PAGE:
Skin cancer is the most common type of cancer in Britain. Cases of malignant melanoma have increased by 360% since the 1970’s. That’s a scary statistic!

For my trip I pretty much followed the summer for two years, dodging either side of the equator and avoiding winter like the plague.

The first photo was taken was taken in the San Blas Islands on my way to Colombia and this was probably the most tanned I’ve ever been in my life. I’ll tell you my non-deliberate tanning secret in a mo.


I recently visited the Mole Clinic in London for a skin cancer check up as I had a couple of dodgy looking moles and wondered what damage I may have done to my skin whilst showing off my scars on beaches around the world.

The nurse did a full body scan and, for some unknown reason, I decided to wear the smallest and loosest underpants I own so had to wrap my jumper around my nether regions, lest she be scarred for life (see pic).



It seems I have one potentially dodgy looking mole which the nurse photographed and sent for analysis. She believes that there is nothing to worry about but I was told to come back in three months to see if the mole had changed at all.

Athough the sun is amazing it is also pretty dangerous and contributes to 75% of the ageing process! Yikes! Ever wondered why your butt cheeks are so smooth? It’s because they rarely see the sun.

The sun is also the main cause of skin cancer. Brits especially love nothing more than to bake ourselves in the sun, trying to get as brown as we possibly can. We go on holiday for a week and believe that the only way to get a tan is to not use suncream.

This is not the case! I am the master of accidental tanning and I can tell you now that the best way to get the perfect tan is…….. high factor suncream! No less the 30 SPF. Anything less than this is a waste of time. I have found that high factor suncream helps protect your skin and from my experience allows for a deeper more long lasting tan!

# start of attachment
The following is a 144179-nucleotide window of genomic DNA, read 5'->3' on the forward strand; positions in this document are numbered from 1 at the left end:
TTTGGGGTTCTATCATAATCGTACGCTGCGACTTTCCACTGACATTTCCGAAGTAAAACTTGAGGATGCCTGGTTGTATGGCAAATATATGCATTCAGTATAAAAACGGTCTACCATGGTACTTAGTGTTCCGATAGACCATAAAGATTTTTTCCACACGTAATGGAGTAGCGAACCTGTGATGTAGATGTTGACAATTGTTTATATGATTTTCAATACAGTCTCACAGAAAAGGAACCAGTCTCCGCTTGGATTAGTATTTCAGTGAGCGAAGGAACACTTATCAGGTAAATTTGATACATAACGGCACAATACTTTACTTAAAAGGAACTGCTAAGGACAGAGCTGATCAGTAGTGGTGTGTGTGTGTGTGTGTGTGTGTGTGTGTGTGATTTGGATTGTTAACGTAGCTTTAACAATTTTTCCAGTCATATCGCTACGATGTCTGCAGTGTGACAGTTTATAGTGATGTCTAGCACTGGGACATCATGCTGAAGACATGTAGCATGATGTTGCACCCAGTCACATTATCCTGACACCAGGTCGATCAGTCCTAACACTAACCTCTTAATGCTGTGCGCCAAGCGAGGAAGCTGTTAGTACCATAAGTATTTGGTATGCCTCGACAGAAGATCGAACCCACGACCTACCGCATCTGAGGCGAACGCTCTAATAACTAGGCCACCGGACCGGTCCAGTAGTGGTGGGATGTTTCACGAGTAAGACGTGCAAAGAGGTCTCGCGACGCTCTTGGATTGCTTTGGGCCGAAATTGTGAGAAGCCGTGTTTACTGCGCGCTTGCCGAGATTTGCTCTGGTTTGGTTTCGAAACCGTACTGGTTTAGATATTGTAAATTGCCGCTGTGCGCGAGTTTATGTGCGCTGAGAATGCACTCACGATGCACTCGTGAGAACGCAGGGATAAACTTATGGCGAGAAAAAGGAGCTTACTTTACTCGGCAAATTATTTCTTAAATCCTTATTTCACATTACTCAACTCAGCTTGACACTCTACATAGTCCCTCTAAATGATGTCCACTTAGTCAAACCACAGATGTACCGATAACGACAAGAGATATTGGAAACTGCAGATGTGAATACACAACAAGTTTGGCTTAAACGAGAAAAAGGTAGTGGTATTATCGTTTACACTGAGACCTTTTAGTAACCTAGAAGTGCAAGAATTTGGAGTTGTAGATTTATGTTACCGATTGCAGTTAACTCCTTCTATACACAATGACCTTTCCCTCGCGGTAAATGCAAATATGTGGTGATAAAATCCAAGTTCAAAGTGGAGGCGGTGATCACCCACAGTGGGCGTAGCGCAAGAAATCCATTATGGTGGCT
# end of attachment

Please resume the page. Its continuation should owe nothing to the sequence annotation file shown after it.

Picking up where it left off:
The sun is of course very important for our necessary intake of vitamin D but research shows that just 10 minutes in the early morning sun without sun cream is enough to get our recommended dosage.

So gang, ideally cover up when you’re in the sun but if you’re not going to do that…get your high factor suncream on, get regular checks and enjoy this beautiful sunshine.


If you have any type of pre-existing medical condition including cancer and need travel insurance then these guys are the people to see.
Because of insurancewith I was able to travel the world at an affordable price with all my ‘conditions’ covered!
Check them out and if you can, please share and take a moment to vote for them for the British Travel Awards. CLICK TO VOTE

They deserve all the publicity and recognition they can get for enabling those with disabilities to travel at an affordable rate.


Visit their website here  – insurancewith




Ladies and gents, please meet the newest member of the 101 gang… brand spanking new bike!
I need some ideas of what to call it so please let me know of any suggestions you have? A good bike should have a name!


Those of you who have followed my adventure for the past few years will know that in 2014 I took part in a charity bike ride in the states called AngelRide. It was the first and, up to now, the only time I had ever been on a road bike.
I fell in love with cycling and Angelride turned out to be the most incredible experience of my life.
I have sworn ever since that I would get my own bike and also added a couple of cycling challenges to my list, one being to cycle from John O’Groats to Lands End, which I hope to complete next year. The other is to cycle across the USA….date still to be announced for that puppy!

I had hoped to complete John O’Groats to Lands End (the length of Britain) this year but my fitness and motivation took a bit of a knock this so I decided against it until I had adequate time to train for it. Especially when Andy, the team leader for Team 101 in the USA presents me with a map of what he thinks we should do! Yikes! We may have to modify those timings a wee bit Andy……or a lot!;). My haematology doctor may have a fit if she saw that!


Anyone who watched my interview on the BBC this week will know there are a couple of little physical issues caused by my life saving treatment as a child that make my idea of normal slightly different to that of others.

The main ones are the blood clot I have in the vein that takes blood back to my heart and the others are scarred lungs from radiotherapy and a bit of an aged heart caused by the chemo.

The good news is…. I visited Bristol Royal Infirmary last week and had myself a little MOT to see how the old lung and heart are doing.
An Echocardiogram and a lung function test showed that they are a wee bit under the normal scale but that there was nothing to worry about. It also seems that these little issues can be massively be improved upon with regular exercise! I also met my vascular surgeon on Tuesday who pretty much said go for it and then suggested doing a triathlon! :) Love it!